New Concession Contract Awarded
Contact: Bob Dodson, 843-883-3123 x 14
(Sullivan’s Island, SC) The National Park Service today announced that it has awarded the new contract for ferry service to Fort Sumter National Monument. The incumbent concessioner, Fort Sumter Tours, Inc., has been chosen for the new ten-year contract scheduled to begin on January 1, 2007.
“After a rigorous selection process Fort Sumter Tours, Inc. was chosen as the best company to provide the ferry service,” said Fort Sumter National Monument Superintendent Bob Dodson. “They know our operation and are experienced in serving park visitors. I am confident that Fort Sumter Tours will continue to provide our annual 280,000 visitors with the best ferry experience possible.”
Fort Sumter Tours, Inc. will make numerous physical changes to their Patriots Point facility to comply with the contract’s accessibility requirements. New accessible gangways are expected to allow better mobility for wheelchairs, allowing accessibility 90% of the time with the six foot tide change. Additionally, franchise fees increased from 12% to 12.5%. The current adult ticket price is $14.00. The park will collect the 12.5% franchise fee of gross revenues, expected to be $3.5 million in 2007. The fee will increase to 13% when gross revenues reach $4 million. Some of the projects and improvements made with current franchise fees include:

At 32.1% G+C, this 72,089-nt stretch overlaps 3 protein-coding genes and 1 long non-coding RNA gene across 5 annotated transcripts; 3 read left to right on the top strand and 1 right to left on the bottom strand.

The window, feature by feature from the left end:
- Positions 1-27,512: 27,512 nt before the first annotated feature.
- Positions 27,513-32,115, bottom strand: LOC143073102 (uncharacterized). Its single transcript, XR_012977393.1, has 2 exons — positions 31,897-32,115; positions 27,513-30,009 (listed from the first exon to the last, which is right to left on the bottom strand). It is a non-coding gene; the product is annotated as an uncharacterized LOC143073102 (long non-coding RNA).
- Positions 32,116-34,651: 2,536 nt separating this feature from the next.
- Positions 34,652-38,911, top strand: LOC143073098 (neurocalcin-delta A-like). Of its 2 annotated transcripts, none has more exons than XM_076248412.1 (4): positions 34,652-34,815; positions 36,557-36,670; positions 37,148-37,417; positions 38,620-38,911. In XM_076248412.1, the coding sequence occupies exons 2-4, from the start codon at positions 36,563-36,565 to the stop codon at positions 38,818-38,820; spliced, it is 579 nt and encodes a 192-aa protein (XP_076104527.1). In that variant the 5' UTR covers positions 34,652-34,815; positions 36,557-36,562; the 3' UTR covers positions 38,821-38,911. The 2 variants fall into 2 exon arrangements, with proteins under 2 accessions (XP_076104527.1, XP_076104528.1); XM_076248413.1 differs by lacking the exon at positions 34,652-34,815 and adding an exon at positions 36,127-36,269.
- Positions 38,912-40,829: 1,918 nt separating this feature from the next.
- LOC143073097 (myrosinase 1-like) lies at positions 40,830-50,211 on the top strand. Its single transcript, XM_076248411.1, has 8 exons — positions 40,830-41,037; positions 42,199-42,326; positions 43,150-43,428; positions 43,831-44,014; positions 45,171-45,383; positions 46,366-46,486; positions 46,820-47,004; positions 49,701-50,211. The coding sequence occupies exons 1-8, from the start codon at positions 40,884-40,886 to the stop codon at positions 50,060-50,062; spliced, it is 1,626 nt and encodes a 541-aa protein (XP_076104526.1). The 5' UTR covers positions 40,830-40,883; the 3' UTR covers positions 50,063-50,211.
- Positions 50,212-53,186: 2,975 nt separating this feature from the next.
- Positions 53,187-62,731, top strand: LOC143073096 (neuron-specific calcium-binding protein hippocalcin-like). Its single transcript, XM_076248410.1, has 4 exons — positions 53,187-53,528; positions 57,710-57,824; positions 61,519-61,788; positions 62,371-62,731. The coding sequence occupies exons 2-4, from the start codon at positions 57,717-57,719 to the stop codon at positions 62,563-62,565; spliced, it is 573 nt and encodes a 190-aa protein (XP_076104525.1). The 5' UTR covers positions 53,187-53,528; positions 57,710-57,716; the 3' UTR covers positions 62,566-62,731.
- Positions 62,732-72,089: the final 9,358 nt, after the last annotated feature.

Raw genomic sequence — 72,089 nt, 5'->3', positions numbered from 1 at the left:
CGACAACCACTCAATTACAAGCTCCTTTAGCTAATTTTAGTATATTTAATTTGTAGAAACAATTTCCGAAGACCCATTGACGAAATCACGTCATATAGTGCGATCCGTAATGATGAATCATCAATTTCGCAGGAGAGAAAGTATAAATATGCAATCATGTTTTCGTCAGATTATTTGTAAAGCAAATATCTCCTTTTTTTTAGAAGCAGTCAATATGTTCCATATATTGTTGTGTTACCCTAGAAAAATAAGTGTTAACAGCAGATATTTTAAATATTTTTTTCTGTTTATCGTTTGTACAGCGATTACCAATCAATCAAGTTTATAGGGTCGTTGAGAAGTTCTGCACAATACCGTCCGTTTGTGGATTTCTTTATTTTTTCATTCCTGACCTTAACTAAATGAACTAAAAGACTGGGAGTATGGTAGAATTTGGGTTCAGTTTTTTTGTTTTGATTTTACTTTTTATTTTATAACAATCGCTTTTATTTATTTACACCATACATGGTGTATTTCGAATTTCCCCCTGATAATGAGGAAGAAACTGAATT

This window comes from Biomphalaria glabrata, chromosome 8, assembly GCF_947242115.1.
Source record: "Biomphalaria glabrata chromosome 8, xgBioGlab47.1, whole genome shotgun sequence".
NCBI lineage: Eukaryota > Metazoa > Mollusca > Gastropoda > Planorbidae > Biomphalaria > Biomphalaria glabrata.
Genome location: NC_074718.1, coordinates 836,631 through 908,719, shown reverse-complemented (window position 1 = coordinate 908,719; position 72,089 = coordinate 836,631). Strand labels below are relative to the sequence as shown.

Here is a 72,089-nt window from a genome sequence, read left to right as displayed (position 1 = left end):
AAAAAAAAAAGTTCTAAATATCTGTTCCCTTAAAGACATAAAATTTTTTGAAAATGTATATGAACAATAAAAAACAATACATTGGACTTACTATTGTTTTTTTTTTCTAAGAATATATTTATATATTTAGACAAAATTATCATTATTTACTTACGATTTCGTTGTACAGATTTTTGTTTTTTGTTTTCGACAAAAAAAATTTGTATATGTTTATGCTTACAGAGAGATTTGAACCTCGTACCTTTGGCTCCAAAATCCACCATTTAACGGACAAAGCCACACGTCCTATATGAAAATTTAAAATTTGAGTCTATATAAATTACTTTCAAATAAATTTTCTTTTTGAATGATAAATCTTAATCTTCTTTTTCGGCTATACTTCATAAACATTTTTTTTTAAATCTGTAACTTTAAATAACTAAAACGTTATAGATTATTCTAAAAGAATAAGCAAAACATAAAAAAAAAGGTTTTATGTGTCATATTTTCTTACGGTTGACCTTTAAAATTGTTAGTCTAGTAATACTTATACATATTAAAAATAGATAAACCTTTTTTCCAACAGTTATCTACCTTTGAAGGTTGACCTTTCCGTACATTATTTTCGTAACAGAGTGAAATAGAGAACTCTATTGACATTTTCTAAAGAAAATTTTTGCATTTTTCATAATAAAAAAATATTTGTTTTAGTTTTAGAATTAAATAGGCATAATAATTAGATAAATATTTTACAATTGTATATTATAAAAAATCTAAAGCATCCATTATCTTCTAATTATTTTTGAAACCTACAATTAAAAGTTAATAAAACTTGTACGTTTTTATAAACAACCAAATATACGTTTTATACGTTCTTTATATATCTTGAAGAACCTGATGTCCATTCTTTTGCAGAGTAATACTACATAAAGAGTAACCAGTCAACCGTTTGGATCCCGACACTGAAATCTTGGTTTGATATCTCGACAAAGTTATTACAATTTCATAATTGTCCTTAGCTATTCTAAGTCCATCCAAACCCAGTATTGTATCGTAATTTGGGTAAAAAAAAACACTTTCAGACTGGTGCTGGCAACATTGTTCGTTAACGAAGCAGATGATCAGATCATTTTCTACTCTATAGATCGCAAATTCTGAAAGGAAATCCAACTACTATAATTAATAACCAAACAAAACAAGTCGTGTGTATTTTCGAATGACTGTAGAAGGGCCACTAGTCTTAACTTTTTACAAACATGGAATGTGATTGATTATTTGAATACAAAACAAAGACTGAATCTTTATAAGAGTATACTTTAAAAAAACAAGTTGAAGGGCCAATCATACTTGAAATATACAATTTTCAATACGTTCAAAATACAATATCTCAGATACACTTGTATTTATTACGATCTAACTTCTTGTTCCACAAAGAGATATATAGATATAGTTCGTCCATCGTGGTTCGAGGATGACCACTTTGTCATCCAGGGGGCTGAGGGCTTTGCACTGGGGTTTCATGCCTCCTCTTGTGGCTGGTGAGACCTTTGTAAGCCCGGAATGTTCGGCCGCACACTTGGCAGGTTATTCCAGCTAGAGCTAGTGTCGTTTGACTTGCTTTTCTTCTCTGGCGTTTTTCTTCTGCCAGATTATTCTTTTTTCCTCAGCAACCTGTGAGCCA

· Study the visitor impact on historic resources at Fort Sumter
· Repair video security systems
· Replace museum carpeting and repair Fort Sumter exhibits
· New museum exhibits and lighting at the Fort Moultrie Visitor Center
· Ironwork interpretive gates for Liberty Square
· Interpretive artwork for Fort Sumter Visitor Education Center
· Ramps at the Liberty Square and Fort Sumter docks for accessibility
· Interpretive, janitorial and landscaping services
· Repair windows, doors and roof of Fort Moultrie Visitor Center
Did You Know?
The first human death of the Civil War occurred on April 14, 1861, the day after the battle of Fort Sumter ended. Private Daniel Hough died when the cannon he was loading (for the Union's 100-gun salute to the U.S. flag) discharged prematurely. Fort Sumter National Monument, SC